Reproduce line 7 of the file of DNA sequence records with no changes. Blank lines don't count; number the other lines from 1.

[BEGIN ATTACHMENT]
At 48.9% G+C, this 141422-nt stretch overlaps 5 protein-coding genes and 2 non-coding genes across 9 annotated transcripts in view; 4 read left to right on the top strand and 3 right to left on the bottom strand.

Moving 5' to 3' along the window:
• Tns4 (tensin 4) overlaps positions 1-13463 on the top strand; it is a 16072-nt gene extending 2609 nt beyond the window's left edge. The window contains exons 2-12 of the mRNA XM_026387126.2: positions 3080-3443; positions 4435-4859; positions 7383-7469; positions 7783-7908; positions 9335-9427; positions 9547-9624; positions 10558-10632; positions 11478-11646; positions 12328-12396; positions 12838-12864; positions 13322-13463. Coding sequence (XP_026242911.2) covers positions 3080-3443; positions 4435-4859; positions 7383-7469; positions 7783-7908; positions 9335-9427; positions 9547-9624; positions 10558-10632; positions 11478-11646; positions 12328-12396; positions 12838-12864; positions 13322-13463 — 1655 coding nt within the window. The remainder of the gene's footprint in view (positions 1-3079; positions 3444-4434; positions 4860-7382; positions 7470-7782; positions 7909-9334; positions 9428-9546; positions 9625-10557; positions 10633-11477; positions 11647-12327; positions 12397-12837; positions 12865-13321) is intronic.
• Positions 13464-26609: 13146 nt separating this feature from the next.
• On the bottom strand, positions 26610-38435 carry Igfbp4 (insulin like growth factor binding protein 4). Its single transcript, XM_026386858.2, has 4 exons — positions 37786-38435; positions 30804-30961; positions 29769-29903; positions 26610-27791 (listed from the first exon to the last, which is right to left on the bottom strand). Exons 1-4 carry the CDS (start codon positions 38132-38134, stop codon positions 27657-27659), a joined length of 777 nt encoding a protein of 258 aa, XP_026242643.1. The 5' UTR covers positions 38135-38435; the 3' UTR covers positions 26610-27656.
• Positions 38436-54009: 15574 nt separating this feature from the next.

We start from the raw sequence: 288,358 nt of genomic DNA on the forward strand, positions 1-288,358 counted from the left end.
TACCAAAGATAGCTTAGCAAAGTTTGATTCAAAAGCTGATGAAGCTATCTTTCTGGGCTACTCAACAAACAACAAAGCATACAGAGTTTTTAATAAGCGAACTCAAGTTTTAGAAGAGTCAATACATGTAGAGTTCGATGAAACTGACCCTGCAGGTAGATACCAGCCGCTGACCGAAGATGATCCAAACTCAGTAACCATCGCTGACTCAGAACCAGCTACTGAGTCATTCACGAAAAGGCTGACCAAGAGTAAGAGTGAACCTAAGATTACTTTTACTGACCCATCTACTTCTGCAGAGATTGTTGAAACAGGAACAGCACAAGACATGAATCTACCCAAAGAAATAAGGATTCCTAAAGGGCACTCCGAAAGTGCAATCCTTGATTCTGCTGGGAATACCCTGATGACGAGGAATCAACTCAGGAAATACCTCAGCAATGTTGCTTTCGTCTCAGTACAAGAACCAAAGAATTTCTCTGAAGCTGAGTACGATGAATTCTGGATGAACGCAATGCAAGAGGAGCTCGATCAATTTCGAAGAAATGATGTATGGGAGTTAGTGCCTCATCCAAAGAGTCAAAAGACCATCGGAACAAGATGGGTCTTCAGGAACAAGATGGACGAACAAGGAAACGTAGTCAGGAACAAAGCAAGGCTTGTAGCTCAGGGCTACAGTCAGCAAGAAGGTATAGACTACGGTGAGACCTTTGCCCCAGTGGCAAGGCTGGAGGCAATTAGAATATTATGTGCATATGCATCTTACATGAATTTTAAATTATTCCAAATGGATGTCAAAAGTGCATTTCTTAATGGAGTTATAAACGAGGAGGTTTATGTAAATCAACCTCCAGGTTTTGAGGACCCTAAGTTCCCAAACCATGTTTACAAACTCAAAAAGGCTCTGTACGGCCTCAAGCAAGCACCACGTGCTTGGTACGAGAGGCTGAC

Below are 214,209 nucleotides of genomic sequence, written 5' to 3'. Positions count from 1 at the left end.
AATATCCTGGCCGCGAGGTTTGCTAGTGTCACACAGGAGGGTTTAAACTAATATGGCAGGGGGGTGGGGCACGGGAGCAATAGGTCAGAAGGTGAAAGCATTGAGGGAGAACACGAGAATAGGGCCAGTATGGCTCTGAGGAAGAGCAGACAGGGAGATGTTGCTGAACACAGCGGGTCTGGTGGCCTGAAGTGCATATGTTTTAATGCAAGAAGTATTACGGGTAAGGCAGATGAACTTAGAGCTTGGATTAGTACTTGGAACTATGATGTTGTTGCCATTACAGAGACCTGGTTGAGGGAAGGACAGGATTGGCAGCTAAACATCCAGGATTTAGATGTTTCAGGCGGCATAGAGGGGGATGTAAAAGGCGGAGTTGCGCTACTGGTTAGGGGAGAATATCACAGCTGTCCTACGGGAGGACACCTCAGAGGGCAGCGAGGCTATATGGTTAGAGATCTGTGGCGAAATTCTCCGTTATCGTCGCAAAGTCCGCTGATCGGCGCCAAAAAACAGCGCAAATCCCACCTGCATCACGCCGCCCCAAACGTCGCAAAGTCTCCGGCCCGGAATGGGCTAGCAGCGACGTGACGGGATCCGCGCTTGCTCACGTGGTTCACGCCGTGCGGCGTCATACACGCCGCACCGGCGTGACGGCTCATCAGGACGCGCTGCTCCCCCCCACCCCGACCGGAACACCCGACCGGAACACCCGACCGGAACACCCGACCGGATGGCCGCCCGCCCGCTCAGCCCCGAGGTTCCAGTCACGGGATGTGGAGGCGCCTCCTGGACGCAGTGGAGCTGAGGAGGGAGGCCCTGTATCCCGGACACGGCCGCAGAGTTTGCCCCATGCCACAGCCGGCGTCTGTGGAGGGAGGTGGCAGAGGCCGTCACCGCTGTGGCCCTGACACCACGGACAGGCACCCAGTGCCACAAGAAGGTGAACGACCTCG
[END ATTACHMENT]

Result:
We start from the raw sequence: 288,358 nt of genomic DNA on the forward strand, positions 1-288,358 counted from the left end.